In theory, a guinea pig's sneeze should be cute. Let's be honest. All things they do are pretty cute. But too many sneezes can signify something more sinister. When accompanied by nose goop, crusty eyes, and labored breathing, it's definitely cause for concern.
An upper respiratory infection (URI) is a common illness for guinea pigs. When caught early, antibiotics can usually knock it out. However, because guinea pigs are so skilled at hiding illness, sometimes we don't notice until things have gone downhill. Once the respiratory infection is well set in, treatment becomes more challenging. A URI can turn into pneumonia between the time your trusted exotic vet closes at 5 p.m. on Friday and reopens at 8 a.m. on Monday. Don't beat yourself up. A 14-day course of Baytril is far from the only option for treating stubborn respiratory infections.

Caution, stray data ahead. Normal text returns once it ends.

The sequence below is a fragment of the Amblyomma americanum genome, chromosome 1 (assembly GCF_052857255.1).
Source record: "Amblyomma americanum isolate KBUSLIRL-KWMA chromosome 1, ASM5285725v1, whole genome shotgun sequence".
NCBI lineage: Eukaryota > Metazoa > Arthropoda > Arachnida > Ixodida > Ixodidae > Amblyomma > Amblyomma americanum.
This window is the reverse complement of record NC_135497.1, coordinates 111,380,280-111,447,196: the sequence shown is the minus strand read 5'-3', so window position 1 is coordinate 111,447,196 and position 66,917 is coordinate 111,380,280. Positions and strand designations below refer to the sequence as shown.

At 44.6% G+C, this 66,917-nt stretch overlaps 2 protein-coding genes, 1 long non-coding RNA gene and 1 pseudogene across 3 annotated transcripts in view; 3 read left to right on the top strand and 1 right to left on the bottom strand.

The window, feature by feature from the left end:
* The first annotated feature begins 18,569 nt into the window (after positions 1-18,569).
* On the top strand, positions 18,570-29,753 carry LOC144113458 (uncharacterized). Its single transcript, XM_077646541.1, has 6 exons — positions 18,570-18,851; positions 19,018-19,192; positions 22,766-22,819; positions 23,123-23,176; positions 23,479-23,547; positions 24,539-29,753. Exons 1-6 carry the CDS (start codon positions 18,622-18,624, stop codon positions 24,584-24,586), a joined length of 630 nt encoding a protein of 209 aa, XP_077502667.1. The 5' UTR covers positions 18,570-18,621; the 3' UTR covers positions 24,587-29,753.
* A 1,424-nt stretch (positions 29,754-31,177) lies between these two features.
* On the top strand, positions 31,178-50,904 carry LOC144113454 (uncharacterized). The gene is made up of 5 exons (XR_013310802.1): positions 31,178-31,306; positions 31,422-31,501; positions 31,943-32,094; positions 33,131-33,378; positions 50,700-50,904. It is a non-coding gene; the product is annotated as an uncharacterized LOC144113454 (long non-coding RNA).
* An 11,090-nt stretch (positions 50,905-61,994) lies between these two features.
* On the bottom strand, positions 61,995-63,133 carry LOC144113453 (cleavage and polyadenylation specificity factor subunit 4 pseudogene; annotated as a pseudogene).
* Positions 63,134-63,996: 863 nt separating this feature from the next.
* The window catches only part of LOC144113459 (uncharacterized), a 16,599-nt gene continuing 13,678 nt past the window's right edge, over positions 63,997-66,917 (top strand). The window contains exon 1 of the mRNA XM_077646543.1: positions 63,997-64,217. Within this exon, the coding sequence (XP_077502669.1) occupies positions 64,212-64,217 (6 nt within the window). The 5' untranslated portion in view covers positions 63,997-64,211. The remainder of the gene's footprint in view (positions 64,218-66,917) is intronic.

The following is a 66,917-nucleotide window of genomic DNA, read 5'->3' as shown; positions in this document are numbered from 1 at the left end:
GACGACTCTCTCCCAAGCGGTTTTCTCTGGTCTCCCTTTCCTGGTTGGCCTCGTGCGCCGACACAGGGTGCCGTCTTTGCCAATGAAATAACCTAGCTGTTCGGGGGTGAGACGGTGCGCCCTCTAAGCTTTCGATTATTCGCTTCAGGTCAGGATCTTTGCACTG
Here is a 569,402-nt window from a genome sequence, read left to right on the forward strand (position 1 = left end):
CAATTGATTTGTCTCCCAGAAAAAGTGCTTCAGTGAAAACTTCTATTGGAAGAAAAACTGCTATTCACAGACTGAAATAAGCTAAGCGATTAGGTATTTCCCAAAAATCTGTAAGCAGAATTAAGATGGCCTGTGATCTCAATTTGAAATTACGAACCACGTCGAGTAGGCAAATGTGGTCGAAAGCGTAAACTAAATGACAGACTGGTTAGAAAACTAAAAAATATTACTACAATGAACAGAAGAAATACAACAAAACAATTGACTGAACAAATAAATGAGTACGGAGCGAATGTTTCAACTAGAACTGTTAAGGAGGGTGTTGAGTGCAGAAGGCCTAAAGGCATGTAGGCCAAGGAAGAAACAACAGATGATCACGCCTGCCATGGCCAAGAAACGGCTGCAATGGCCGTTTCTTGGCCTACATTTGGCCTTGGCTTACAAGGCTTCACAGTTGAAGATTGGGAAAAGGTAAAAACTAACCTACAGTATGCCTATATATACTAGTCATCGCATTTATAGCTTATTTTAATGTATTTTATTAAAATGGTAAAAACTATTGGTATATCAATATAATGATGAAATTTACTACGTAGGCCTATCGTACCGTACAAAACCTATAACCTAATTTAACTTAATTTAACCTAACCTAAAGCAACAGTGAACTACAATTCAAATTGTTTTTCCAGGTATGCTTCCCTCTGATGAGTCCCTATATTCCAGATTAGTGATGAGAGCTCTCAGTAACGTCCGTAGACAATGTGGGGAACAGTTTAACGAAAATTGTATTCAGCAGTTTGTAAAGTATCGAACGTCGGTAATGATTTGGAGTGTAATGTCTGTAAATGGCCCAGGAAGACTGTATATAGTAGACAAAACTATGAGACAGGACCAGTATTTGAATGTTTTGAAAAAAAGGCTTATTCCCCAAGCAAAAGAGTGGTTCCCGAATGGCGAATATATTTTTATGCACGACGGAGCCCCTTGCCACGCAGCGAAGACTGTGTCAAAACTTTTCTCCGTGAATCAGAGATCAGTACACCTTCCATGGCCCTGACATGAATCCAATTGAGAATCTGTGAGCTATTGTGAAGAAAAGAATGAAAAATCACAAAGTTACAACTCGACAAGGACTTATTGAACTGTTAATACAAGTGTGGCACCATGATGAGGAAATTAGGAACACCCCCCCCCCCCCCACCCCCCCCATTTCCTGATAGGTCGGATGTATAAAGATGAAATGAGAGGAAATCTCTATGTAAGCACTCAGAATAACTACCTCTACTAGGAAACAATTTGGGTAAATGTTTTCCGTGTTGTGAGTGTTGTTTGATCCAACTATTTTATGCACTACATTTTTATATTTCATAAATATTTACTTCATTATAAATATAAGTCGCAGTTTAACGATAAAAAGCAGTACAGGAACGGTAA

What Causes Respiratory infections in guinea pigs?
Guinea pigs can catch respiratory infections from species other than guinea pigs. Even healthy dogs and rabbits carry this risk. According to vet Julia Whittington, "causative agents include Bordetella bronchiseptica and Streptococcus pneumoniae. Rabbits and dogs are carriers of Bordetella and many species can serve as asymptomatic carriers of Streptococcus." To be on the safe side, it is always best to avoid interactions between guinea pigs and rabbits or dogs.